Although you might think that you haven’t broken a bone in seventeen years, unfortunately, accidents happen. What if you need to see a doctor if you are staying abroad? In a minute, you’ll learn whether Medicare covers overseas travel. Let’s go!

Medicare within the U.S.

With Original Medicare, you are covered if you need medical care anywhere in the U.S. but also in its territories. It means that in the 50 states and the District of Columbia, but also Puerto Rico, Guam, the Virgin Islands, American Samoa, and the Northern Mariana Islands, the government will pay directly for the health care services.

If, on the other hand, you have a Medicare Advantage Plan, the situation is more complicated. Depending on your type of plan, if you are outside your service area, your medical expenses might not be covered, or they might be covered, but you could have to pay a larger share of the costs. If you are traveling to a far-away state, it’s best to call your insurance provider to receive Medicare information.

Medicare outside the U.S.

If you are traveling outside the U.S. or its territories, your medical expenses won’t be covered by Medicare, though there are several exceptions.


If you find yourself requiring medical attention while traveling to or from Alaska, Medicare will cover the costs of the health care in the nearest Canadian hospital if it’s closer than any American hospital. The important part is that for your expenses to be covered, you must be traveling a direct route.

Cruise ships

If you are on a cruise ship that’s either in an American port or not more than 6 hours from it, the Medicare will cover your medical expenses even if the medical procedure is not urgent. 

The nearest hospital

If you live near the border, and the closest hospital is on the other side of the border, Medicare will pay for the health care provided in this hospital, even if your life isn’t threatened. It can apply if you live near the Mexican or Canadian border. 

If you find yourself in one of those situations, Medicare will pay for the:

Inpatient hospital care

An inpatient is a person admitted to the hospital that will need to stay there for some time to be monitored by the doctors. It could be for one night or for three months. An outpatient, on the other hand, is someone who doesn’t require hospitalization. Medicare will cover your hospital abroad if one of the previously mentioned conditions applies to you.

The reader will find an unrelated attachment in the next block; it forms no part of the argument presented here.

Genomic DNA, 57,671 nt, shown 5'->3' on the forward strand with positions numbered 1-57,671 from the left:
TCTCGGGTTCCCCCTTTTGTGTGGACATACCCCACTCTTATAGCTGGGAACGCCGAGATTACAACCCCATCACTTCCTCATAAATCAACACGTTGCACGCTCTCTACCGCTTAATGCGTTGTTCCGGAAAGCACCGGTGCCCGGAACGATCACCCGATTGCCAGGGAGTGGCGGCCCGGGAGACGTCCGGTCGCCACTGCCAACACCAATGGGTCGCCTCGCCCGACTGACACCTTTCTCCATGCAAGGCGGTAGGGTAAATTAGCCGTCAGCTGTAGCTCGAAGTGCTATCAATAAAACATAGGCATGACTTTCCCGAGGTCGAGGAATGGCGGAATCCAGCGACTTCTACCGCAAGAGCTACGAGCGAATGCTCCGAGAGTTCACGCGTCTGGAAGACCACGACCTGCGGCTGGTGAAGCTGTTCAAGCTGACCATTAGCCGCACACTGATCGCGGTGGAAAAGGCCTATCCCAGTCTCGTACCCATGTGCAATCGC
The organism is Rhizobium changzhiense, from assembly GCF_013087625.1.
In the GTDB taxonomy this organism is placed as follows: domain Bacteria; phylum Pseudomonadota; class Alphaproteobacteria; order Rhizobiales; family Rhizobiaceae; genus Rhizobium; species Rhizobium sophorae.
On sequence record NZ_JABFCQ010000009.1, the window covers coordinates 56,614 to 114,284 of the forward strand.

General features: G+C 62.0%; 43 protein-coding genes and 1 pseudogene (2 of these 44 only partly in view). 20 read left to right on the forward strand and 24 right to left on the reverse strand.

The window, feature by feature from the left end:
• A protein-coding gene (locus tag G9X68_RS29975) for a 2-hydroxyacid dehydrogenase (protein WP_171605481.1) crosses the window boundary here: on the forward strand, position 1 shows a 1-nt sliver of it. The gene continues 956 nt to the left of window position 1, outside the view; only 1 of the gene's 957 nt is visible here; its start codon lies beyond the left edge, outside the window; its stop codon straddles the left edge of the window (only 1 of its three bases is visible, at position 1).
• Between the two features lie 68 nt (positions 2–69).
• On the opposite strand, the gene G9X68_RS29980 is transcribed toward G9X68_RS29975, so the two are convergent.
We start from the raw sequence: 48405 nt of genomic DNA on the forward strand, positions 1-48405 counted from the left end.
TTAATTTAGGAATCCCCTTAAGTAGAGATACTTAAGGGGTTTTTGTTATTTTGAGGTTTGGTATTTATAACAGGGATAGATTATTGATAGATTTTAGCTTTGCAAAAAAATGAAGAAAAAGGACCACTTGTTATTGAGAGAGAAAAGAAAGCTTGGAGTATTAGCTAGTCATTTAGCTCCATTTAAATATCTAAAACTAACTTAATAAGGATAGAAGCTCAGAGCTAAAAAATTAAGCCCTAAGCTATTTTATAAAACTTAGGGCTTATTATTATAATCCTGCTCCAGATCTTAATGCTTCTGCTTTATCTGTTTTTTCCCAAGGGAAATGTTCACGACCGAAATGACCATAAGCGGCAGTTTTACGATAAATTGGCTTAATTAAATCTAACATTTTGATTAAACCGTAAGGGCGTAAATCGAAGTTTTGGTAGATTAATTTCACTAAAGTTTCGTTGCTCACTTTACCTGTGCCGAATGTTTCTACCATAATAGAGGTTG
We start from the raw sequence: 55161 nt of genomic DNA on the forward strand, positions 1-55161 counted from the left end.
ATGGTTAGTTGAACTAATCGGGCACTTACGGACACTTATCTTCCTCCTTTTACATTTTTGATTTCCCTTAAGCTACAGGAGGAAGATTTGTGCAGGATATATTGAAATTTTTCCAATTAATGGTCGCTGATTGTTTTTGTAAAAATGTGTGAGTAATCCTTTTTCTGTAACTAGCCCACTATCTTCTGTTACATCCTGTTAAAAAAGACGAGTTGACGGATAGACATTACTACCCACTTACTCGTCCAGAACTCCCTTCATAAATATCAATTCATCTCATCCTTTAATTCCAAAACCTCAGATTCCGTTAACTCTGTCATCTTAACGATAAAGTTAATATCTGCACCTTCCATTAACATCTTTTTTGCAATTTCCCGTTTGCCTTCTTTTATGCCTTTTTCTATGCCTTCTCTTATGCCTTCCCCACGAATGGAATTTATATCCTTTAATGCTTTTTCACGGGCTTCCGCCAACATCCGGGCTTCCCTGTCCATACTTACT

Emergency services

If your condition is severe, Medicare will pay for the ambulance and the medical services before and during your inpatient hospital care. If you no longer have a status of inpatient, then the medical expenses won’t be covered by Medicare.

Non-emergency services

If you are admitted to the hospital as an inpatient, and one of those 3 situations apply to you, then even medical procedures that won’t be necessary will be covered by Medicare.

Inpatient hospital care in foreign countries is covered by Part A, while the next two are covered by Part B. If you have any doubts if your medical expenses will be covered by your insurance plan, then it is best to contact your insurance provider directly. Depending on your plan, the out-of-pocket costs may vary even if you are traveling from one state to another. Leaving your service area could lead to surprising costs, which is why it’s best to contact your insurer directly. If your medical expenses aren’t covered by Medicare, a visit to the doctor could be quite costly.

Stay informed

It is impossible to predict whether you will need to visit a hospital, while travelling overseas. Unfortunately, many things could happen and you might need the help of the trained professionals. If you are on a cruise ship that’s either in an American port, or 6 hours from it or less, are travelling between Alaska and another state, or live next to the border, then Medicare will cover your medical expenses. Still, it’s best to call your insurer, as some of the medical services are covered by Part A, while the others are covered by Part B.